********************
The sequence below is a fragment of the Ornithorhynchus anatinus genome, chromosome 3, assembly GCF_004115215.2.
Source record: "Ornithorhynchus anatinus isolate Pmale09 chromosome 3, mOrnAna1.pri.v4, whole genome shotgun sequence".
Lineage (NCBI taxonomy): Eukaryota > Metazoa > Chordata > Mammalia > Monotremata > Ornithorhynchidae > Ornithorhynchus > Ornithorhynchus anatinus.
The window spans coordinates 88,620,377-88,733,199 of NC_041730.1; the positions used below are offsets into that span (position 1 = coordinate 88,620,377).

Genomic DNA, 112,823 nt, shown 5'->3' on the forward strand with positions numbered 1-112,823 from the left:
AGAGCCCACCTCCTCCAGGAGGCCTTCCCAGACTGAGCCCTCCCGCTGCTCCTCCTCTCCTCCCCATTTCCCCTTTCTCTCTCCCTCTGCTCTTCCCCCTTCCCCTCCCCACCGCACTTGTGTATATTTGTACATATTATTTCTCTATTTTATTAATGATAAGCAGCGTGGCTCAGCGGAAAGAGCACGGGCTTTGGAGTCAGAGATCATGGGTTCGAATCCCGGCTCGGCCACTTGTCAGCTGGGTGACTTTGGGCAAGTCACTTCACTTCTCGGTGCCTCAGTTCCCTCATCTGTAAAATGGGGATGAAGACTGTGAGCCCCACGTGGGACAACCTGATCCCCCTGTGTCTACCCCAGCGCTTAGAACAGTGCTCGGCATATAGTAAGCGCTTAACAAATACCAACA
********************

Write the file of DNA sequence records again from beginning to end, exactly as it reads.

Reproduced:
The sequence below is a fragment of the Ornithorhynchus anatinus genome, chromosome 3, assembly GCF_004115215.2.
Source record: "Ornithorhynchus anatinus isolate Pmale09 chromosome 3, mOrnAna1.pri.v4, whole genome shotgun sequence".
Lineage (NCBI taxonomy): Eukaryota > Metazoa > Chordata > Mammalia > Monotremata > Ornithorhynchidae > Ornithorhynchus > Ornithorhynchus anatinus.
The window spans coordinates 88,620,377-88,733,199 of NC_041730.1; the positions used below are offsets into that span (position 1 = coordinate 88,620,377).

Genomic DNA, 112,823 nt, shown 5'->3' on the forward strand with positions numbered 1-112,823 from the left:
AGAGCCCACCTCCTCCAGGAGGCCTTCCCAGACTGAGCCCTCCCGCTGCTCCTCCTCTCCTCCCCATTTCCCCTTTCTCTCTCCCTCTGCTCTTCCCCCTTCCCCTCCCCACCGCACTTGTGTATATTTGTACATATTATTTCTCTATTTTATTAATGATAAGCAGCGTGGCTCAGCGGAAAGAGCACGGGCTTTGGAGTCAGAGATCATGGGTTCGAATCCCGGCTCGGCCACTTGTCAGCTGGGTGACTTTGGGCAAGTCACTTCACTTCTCGGTGCCTCAGTTCCCTCATCTGTAAAATGGGGATGAAGACTGTGAGCCCCACGTGGGACAACCTGATCCCCCTGTGTCTACCCCAGCGCTTAGAACAGTGCTCGGCATATAGTAAGCGCTTAACAAATACCAACA